Why are so few companies addressing current events?
By Rita Felciano
At the first-ever National Critics Conference in Los Angeles last May, arts activist and writer Robert Atkins chaired a panel discussion, "Missing in Action: AIDS and Politically-Attuned Arts Writing Today." In the '80s and '90s, the premise went, AIDS had brought about the "most politically savvy, aesthetically satisfying, and consciousness-altering body of work" in recent years. "What has been the impact of this legacy on more recent nightmares, such as 9/11, breast cancer, the tsunami tragedy, or our impending eco-catastrophe?" the panel asked. "Has art with a political subtext been marginalized, and if so, what role have critics and editors played in this marginalization?"
These seem fair enough questions to raise in another context: at the end of another year. In the fall of 2005, musings on the link between politics and art were provoked by the Bay Area debuts of two companies from Africa. Compagnie Jant-Bi's Fagaala was inspired by a novel about the genocide in Rwanda; Studios Kabako's Triptyque Sans Titre grew out of the conflict in the Democratic Republic of the Congo. Both of these works beautifully, and even brilliantly, shone a light on horrific recent history. They did so without pointing fingers or engaging in political grandstanding. They succeeded by using the material at hand eloquently and convincingly.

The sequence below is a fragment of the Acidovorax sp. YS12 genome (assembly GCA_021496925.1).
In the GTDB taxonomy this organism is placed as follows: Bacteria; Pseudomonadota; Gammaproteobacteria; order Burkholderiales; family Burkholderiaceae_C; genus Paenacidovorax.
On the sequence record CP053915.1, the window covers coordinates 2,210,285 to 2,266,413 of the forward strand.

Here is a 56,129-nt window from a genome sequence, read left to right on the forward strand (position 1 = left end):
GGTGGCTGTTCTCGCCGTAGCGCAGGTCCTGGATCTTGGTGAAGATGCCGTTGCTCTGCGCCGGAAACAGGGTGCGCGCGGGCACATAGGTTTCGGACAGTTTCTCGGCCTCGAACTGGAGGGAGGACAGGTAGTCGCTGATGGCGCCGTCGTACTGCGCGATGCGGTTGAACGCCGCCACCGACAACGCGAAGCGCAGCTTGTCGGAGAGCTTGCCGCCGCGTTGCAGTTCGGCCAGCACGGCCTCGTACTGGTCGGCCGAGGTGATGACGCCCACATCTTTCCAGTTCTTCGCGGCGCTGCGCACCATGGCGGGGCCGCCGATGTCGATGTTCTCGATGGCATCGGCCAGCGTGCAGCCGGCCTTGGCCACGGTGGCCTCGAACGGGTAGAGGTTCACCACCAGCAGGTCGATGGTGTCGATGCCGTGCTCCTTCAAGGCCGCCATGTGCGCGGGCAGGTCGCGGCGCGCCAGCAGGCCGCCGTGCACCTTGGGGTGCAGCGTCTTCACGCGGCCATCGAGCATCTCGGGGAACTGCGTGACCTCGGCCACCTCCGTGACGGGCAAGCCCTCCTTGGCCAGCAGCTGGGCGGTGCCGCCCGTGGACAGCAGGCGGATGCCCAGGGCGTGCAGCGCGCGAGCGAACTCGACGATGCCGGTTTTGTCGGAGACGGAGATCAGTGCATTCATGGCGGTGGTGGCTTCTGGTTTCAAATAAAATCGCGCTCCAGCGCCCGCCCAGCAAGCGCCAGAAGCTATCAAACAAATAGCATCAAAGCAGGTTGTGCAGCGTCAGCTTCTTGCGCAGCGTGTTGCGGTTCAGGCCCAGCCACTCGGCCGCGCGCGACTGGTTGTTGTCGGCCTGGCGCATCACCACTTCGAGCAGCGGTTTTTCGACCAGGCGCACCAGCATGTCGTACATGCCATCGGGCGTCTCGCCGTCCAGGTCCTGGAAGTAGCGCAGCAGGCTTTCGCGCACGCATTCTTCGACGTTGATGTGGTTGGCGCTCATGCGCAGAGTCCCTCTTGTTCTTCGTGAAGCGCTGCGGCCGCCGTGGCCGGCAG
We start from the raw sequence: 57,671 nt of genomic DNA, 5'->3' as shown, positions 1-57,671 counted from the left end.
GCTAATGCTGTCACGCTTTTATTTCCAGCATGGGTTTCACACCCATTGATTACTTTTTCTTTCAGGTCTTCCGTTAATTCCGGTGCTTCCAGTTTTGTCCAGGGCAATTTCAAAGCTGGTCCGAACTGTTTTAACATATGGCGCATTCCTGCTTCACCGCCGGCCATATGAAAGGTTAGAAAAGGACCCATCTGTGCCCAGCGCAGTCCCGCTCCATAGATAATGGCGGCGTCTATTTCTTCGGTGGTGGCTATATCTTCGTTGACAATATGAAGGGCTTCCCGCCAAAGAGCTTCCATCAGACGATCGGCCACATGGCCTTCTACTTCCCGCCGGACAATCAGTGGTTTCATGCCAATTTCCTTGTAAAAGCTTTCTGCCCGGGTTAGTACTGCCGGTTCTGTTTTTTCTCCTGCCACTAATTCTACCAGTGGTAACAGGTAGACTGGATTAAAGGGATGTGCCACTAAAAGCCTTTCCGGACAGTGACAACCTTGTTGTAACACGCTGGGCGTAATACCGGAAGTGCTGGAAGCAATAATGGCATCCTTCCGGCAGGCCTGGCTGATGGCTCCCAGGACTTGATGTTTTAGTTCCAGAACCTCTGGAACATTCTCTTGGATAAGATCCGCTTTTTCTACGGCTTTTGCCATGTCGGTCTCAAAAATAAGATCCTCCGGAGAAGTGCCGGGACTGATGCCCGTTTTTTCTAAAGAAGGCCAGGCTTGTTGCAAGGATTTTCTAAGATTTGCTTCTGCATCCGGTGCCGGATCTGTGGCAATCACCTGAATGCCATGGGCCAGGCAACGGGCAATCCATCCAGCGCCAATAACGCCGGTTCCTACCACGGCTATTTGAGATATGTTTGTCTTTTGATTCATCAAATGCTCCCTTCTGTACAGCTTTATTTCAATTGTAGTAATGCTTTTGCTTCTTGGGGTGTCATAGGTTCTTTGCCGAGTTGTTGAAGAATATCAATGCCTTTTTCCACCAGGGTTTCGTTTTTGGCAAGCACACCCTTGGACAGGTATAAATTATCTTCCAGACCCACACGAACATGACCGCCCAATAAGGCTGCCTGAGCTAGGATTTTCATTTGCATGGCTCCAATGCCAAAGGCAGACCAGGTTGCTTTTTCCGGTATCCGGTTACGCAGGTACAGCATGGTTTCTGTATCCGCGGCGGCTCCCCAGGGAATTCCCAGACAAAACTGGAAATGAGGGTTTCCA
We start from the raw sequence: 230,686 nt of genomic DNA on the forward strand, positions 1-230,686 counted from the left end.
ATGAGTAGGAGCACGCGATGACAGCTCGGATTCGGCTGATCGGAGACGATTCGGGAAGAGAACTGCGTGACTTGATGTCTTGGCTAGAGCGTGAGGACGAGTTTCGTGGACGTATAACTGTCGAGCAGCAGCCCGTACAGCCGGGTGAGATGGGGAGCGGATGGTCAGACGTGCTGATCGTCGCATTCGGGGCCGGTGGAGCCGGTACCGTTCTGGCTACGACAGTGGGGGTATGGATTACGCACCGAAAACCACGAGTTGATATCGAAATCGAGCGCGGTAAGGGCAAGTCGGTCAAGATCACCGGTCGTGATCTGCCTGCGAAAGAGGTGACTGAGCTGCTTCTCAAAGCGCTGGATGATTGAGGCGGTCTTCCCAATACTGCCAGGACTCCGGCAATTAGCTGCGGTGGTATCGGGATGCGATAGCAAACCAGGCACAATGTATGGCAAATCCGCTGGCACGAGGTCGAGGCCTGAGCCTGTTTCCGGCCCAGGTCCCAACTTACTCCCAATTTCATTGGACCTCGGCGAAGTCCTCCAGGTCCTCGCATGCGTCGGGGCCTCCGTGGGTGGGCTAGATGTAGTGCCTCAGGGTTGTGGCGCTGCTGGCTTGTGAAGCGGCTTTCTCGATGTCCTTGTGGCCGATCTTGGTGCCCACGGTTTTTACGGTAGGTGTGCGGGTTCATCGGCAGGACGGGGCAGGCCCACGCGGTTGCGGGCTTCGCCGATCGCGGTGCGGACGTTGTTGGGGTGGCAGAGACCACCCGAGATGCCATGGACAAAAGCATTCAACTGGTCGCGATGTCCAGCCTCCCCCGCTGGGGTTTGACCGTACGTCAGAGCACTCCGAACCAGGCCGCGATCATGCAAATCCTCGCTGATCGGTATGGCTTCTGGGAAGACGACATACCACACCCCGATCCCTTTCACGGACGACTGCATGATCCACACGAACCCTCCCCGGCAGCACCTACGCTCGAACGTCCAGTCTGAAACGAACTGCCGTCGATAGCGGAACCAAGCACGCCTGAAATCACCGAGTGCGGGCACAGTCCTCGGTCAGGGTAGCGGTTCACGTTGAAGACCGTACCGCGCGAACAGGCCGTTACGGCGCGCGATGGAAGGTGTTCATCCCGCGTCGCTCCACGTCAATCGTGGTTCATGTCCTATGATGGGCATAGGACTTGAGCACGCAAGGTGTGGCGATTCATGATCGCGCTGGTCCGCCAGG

The Bay Area used to be a hotbed for artists who tackled topics that went beyond formal concerns, who dealt with issues that nagged at our sense of values long after the curtain had come down works by Joe Goode, Krissy Keefer, Sara Shelton Mann, and Keith Hennessy come to mind. In the process of dealing with what it means to be alive, these artists created new formal and often thrilling dance structures that pushed the boundaries of established norms. Yet few of their successors seem to feel the need to make work about the pressing issues of our own time.